Summary: Hyperactivation in specific brain areas may be an early biomarker for Alzheimer’s disease. Researchers found those who reported concerns over diminished memory skills, and with other risk factors for Alzheimer’s, showed signs of hyperactivation in brain areas prior to the diagnosis of dementia.
Source: University of Montreal
Abnormally hyperactive areas in the brain may help better predict the onset of Alzheimer’s disease, according to findings of a research team led by Université de Montreal psychology professor Sylvie Belleville, scientific Director of the Institut universitaire de gériatrie de Montréal research centre.
Hyperactivation could be an early biomarker of Alzheimer’s disease, the researchers say in their study published today in Alzheimer’s & Dementia: Diagnosis, Assessment & Disease Monitoring, co-authored by Belleville and Nick Corriveau-Lecavalier, a doctoral student she supervises.
Worried about their memory
In their research, the team found hyperactivation in certain brain areas in people not yet diagnosed with Alzheimer’s but who were worried about their memory and who exhibited risk factors for the disease.
The study marks an important milestone in this research area, as the hyperactivation of regions susceptible to the Alzheimer’s as shown by functional magnetic resonance imaging (fMRI) was observed in people with no clinical symptoms and before the onset of cognitive impairments detected with standardized tests.
“This study indicates that abnormal activation in these areas may be observed many years before diagnosis,” said Belleville.
This finding is crucial to the advancement of knowledge about the disease., she continued.
“Alzheimer’s disease is progressive and may emerge in the brain 20 to 30 years before diagnosis. It is therefore very important to pinpoint biomarkers – that is, physical and detectable signs of the disease – and to better understand the initial effects on the brain. Hyperactivation could therefore represent one of the first signs of Alzheimer’s disease.”
An inverse U-shape
The team observed that, as the disease progresses, neuronal activation follows an inverse U-shape trajectory. Indeed, activation in certain areas of the brain in the early stages of Alzheimer’s may significantly increase before the neuronal loss that is caused by the disease leads to a clear decrease in activation.
“This form may characterize the underlying pathological process and help doctors determine the stage of the disease,” explained Corriveau-Lecavalier, the study’s first author. “When combined with other indicators such as blood work and cognitive tests, this type of neuroimaging investigation could help with possible earlier detection.”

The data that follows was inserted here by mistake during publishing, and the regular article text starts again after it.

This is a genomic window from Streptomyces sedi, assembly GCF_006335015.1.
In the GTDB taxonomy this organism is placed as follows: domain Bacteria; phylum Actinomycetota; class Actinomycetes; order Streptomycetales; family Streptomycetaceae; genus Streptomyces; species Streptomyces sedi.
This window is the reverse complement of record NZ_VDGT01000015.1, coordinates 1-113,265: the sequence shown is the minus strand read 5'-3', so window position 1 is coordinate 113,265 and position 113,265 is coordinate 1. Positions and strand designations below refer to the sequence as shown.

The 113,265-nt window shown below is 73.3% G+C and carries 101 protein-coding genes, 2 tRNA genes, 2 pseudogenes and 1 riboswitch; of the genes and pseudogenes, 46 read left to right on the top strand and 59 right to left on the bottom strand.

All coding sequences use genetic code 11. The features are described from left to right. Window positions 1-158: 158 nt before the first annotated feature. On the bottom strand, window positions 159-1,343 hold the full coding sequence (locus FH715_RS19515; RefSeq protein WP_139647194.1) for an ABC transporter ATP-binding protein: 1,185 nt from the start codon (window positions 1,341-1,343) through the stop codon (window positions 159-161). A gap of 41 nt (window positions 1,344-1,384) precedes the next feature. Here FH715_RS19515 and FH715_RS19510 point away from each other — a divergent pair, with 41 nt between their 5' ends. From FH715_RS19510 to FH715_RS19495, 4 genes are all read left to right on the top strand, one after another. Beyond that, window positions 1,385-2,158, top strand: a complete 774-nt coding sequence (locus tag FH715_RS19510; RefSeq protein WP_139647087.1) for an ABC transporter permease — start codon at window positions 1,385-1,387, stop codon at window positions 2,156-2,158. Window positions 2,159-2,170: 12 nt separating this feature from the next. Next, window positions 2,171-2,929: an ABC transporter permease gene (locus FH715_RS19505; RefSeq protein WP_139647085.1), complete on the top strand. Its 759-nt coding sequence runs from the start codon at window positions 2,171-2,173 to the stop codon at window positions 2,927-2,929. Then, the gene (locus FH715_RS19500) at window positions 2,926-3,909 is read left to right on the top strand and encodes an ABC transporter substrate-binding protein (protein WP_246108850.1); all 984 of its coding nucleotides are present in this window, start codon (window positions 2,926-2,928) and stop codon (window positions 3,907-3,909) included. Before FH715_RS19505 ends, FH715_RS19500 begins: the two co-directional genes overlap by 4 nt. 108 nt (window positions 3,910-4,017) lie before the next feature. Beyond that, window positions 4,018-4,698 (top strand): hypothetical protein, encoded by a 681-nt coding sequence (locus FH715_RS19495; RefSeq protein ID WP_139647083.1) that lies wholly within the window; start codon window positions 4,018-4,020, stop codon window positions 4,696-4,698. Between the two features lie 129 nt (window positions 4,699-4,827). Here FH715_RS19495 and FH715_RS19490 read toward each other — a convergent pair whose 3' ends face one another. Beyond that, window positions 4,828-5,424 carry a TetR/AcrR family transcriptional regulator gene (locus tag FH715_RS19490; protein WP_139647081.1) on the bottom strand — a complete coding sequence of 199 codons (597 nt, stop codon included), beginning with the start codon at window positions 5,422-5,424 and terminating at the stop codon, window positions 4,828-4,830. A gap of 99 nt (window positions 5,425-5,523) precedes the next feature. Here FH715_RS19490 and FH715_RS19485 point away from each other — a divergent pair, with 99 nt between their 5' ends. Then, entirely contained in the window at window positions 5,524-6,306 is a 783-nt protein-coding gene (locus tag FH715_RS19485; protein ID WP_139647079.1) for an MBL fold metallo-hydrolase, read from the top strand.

For their study, the team used data from the Consortium for the Early Identification of Alzheimer’s Disease to study brain activation in groups of individuals at a high risk of developing Alzheimer’s disease who had performed a memory task while being scanned with fMRI. One group consisted of 28 individuals who were concerned about their memory but who did not show cognitive impairments on traditional clinical tests. The other group included 26 individuals with mild cognitive impairments.
The researchers found that the individuals in the first group, or those with memory complaints but who did not show objective cognitive impairments, had abnormally high levels of activation in multiple key regions of the brain affected by Alzheimer’s disease. Individuals with mild cognitive impairments, who are considered to be at a more advanced stage of the disease, tended to show decreased activation in these brain regions.
About this Alzheimer’s disease research news
Source:University of Montreal Contact: Julie Gazaille – University of Montreal Image: The image is in the public domain
A quadratic function of activation in individuals at risk of Alzheimer’s disease
Brain activation is hypothesized to form an inverse U‐shape in prodromal Alzheimer’s disease (AD), with hyperactivation in the early phase, followed by hypoactivation.
Using task‐related functional magnetic resonance imaging (fMRI), we tested the inverse U‐shape hypothesis with polynomial regressions and between‐group comparisons in individuals with subjective cognitive decline plus (SCD+; smaller hippocampal volumes compared to a group of healthy controls without SCD and/or apolipoprotein E [APOE] ε4 allele) or mild cognitive impairment (MCI).
A quadratic function modeled the relationship between proxies of disease severity (neurodegeneration, memory performance) and left superior parietal activation. Linear negative functions modeled the relationship between neurodegeneration and left hippocampal/right inferior temporal activation. Group comparison indicated presence of hyperactivation in SCD+ and hypoactivation in MCI in the left superior parietal lobule, relative to healthy controls.
These findings support the presence of an inverse U‐shape model of activation and suggest that hyperactivation might represent a biomarker of the early AD stages.